Monday, April 18, 2011

The Italian Debate About Continuity, Rupture and the Second Vatican Council

I have been following with great interest some of the recent entries of Sandro Magister on the debate occurring within Italian circles at the present moment about the Second Vatican Council and the question of continuity and rupture.

Key players in the debate as featured by Magister have been Cardinal Giacomo Biffi (archbishop emeritus of Bologna), Archbishop Agostino Marchetto (former secretary of the Pontifical Council of Migrants and author of The Second Vatican Ecumenical Council: A Counterpoint for the History of the Council), Inos Biffi (professor emeritus at the theological faculties of Milan and Lugano), Canon Brunero Gherardini (a canon of St. Peter's Basilica, professor emeritus of the Pontifical Lateran University and author of two works at the heart of this debate, Concilio Vaticano II: Un Discorso da Fare and now Concilio Vaticano II: Il Discorso Mancato) and Professor Roberto de Mattei (of the European University of Rome and author of Il Concilio Vaticano II: Una Storia mai Scritta).

In recent weeks, Magister has run two further articles which pertain to this debate: High Up, Let Down by Pope Benedict (which contains a sort of summary of the various positions and figures as well as an article "On Continuity" by Francesco Arzillo) and The Disappointed Have Spoken. The Vatican responds (which contains Inos Biffi's "Conciliar Rereadings", a review of Gherardini's book taken from "L'Osservatore Romano", April 15).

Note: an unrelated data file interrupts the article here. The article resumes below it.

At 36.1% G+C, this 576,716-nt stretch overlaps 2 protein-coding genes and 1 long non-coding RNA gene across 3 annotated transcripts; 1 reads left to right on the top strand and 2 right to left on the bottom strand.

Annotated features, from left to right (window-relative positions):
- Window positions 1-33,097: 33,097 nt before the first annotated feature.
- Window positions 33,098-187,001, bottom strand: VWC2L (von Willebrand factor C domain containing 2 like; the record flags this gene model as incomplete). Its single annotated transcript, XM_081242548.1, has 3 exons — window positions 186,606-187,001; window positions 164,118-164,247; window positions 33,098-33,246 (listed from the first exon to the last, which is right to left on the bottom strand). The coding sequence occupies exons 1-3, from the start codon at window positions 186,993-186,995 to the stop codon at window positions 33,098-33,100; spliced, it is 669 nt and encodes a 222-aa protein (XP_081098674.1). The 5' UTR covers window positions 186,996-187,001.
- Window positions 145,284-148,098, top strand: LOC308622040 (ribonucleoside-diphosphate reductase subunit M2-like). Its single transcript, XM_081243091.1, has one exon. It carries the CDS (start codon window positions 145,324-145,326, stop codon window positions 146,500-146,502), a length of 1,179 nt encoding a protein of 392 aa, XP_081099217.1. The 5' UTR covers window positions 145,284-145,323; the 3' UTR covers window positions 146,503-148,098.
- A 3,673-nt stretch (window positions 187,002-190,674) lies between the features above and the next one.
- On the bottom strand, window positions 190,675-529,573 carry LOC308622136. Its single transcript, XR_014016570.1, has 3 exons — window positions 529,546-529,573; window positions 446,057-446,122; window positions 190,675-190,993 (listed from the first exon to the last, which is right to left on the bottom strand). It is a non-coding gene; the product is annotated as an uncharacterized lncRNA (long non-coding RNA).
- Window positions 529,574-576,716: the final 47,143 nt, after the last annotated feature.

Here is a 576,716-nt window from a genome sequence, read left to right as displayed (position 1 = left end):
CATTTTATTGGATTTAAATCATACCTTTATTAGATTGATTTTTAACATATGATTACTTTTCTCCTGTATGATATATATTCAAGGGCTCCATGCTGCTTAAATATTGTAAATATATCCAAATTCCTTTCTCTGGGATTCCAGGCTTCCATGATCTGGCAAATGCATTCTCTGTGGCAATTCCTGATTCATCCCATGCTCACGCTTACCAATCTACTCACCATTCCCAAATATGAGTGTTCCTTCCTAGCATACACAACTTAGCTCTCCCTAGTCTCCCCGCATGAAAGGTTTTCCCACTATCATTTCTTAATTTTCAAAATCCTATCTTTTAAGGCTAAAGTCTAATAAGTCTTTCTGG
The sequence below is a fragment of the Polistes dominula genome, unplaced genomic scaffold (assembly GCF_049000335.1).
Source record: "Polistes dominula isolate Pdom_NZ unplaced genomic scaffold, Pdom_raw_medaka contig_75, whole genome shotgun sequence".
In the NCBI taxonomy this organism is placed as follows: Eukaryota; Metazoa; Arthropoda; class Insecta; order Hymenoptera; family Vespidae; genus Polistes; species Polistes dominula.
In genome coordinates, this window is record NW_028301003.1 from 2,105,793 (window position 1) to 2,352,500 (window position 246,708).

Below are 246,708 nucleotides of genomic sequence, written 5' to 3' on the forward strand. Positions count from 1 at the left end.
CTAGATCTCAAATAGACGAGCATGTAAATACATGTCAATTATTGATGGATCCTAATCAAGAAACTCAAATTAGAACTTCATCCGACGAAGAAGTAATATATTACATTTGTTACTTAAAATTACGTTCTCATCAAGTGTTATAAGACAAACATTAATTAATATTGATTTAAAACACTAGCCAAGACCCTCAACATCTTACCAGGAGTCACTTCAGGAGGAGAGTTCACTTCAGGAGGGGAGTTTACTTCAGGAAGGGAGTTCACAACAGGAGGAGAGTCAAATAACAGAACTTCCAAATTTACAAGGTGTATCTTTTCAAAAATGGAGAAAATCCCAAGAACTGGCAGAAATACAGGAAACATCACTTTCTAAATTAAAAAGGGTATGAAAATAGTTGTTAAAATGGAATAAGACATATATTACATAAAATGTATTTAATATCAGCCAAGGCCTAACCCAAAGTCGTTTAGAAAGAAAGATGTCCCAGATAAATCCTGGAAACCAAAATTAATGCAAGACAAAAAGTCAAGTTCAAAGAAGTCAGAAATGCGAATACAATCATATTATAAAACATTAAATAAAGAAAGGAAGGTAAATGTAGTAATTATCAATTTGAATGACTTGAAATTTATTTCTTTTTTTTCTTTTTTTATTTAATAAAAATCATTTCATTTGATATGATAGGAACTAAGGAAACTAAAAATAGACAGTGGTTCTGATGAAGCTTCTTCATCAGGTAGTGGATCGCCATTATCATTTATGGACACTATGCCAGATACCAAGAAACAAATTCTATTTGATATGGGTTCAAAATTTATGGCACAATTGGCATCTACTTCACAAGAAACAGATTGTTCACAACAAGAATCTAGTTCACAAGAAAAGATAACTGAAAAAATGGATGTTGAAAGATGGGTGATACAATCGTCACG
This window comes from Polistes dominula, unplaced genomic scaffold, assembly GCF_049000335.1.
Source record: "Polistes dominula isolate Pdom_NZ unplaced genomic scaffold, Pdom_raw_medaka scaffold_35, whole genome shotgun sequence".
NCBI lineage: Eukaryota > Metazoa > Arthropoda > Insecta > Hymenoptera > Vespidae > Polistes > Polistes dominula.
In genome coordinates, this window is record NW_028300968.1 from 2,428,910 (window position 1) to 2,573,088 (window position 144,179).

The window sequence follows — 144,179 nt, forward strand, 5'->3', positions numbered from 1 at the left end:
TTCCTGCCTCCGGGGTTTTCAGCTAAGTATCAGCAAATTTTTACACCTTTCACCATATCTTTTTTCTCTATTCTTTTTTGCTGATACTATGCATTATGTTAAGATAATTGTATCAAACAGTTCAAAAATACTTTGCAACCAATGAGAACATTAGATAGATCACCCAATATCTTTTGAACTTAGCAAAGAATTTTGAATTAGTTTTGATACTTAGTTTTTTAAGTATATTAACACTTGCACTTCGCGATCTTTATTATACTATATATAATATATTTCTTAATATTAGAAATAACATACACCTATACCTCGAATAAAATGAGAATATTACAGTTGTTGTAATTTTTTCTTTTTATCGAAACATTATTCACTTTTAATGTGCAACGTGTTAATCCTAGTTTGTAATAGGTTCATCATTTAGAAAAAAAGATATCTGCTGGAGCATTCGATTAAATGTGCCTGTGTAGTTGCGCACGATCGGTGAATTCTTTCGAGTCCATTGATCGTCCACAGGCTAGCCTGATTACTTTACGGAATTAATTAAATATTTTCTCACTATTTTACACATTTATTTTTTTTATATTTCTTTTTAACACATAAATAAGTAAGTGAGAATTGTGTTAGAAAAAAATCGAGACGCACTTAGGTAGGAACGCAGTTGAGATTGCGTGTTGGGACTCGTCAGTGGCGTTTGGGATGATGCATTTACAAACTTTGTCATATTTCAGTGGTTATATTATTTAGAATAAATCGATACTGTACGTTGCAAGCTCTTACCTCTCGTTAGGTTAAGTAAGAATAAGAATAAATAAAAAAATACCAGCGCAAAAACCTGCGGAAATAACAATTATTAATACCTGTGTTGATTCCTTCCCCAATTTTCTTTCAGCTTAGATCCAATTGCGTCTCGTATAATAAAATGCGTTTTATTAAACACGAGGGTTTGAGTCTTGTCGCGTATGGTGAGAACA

Without the benefit of full access to all of the Italian texts (namely the writings of Gherardini and de Mattei themselves), and accordingly relying on the summaries and responses we are given, my sense is that the crux of the matter is the question of whether the documents of the Second Vatican Council are themselves in continuity, but either falsely interpreted, understood or enacted in rupturous ways (and thus no fault of the documents themselves), or whether the very documents of the Council itself have (or at least potentially have) elements of rupture within them that stand in need of clarification or correction.

For example, Magister tells us that at the end of Gherardini's book, it "concludes with a 'Plea to the Holy Father.' He is asked to have the documents of the Council reexamined, in order to clarify once and for all 'if, in what sense, and to what extent' Vatican II is or is not in continuity with the previous magisterium of the Church." The same book carries a preface by then Archbishop Malcolm Ranjith (now a Cardinal) as well as Bishop Mario Olivieri of Albenga-Imperia, the latter of which fully joined in Gherardini's call for such re-examination Magister tells us.

The nuances of the debate are rather interesting, because within them, there is also a shared acceptance that the postconciliar era sees problems.

For example, Magister tells us that while "Inos Biffi has strong criticism for Gherardini's theses... he also recognizes their merits." He continues: